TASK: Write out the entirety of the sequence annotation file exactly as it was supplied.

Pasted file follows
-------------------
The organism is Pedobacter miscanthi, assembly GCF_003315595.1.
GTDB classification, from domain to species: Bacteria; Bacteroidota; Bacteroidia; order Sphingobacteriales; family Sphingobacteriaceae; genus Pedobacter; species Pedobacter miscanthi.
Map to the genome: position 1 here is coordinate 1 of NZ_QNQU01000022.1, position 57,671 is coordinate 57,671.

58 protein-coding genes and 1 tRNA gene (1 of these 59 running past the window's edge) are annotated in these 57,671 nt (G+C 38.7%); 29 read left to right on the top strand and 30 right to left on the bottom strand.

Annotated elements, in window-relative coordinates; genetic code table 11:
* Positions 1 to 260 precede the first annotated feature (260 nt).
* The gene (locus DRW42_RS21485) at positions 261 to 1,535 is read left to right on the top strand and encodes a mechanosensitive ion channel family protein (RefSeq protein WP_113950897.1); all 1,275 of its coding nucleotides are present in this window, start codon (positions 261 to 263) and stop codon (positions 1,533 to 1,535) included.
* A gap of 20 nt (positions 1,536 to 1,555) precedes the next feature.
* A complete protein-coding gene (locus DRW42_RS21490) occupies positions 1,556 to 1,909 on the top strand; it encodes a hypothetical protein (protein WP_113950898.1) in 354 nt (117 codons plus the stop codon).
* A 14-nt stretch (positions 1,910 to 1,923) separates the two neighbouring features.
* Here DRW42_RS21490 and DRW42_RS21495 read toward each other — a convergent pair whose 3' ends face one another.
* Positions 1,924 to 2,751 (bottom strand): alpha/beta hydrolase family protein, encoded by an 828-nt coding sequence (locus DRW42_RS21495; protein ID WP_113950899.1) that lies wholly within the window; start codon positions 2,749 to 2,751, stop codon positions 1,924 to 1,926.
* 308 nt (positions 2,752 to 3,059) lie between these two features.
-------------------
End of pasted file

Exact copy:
The organism is Pedobacter miscanthi, assembly GCF_003315595.1.
GTDB classification, from domain to species: Bacteria; Bacteroidota; Bacteroidia; order Sphingobacteriales; family Sphingobacteriaceae; genus Pedobacter; species Pedobacter miscanthi.
Map to the genome: position 1 here is coordinate 1 of NZ_QNQU01000022.1, position 57,671 is coordinate 57,671.

58 protein-coding genes and 1 tRNA gene (1 of these 59 running past the window's edge) are annotated in these 57,671 nt (G+C 38.7%); 29 read left to right on the top strand and 30 right to left on the bottom strand.

Annotated elements, in window-relative coordinates; genetic code table 11:
* Positions 1 to 260 precede the first annotated feature (260 nt).
* The gene (locus DRW42_RS21485) at positions 261 to 1,535 is read left to right on the top strand and encodes a mechanosensitive ion channel family protein (RefSeq protein WP_113950897.1); all 1,275 of its coding nucleotides are present in this window, start codon (positions 261 to 263) and stop codon (positions 1,533 to 1,535) included.
* A gap of 20 nt (positions 1,536 to 1,555) precedes the next feature.
* A complete protein-coding gene (locus DRW42_RS21490) occupies positions 1,556 to 1,909 on the top strand; it encodes a hypothetical protein (protein WP_113950898.1) in 354 nt (117 codons plus the stop codon).
* A 14-nt stretch (positions 1,910 to 1,923) separates the two neighbouring features.
* Here DRW42_RS21490 and DRW42_RS21495 read toward each other — a convergent pair whose 3' ends face one another.
* Positions 1,924 to 2,751 (bottom strand): alpha/beta hydrolase family protein, encoded by an 828-nt coding sequence (locus DRW42_RS21495; protein ID WP_113950899.1) that lies wholly within the window; start codon positions 2,749 to 2,751, stop codon positions 1,924 to 1,926.
* 308 nt (positions 2,752 to 3,059) lie between these two features.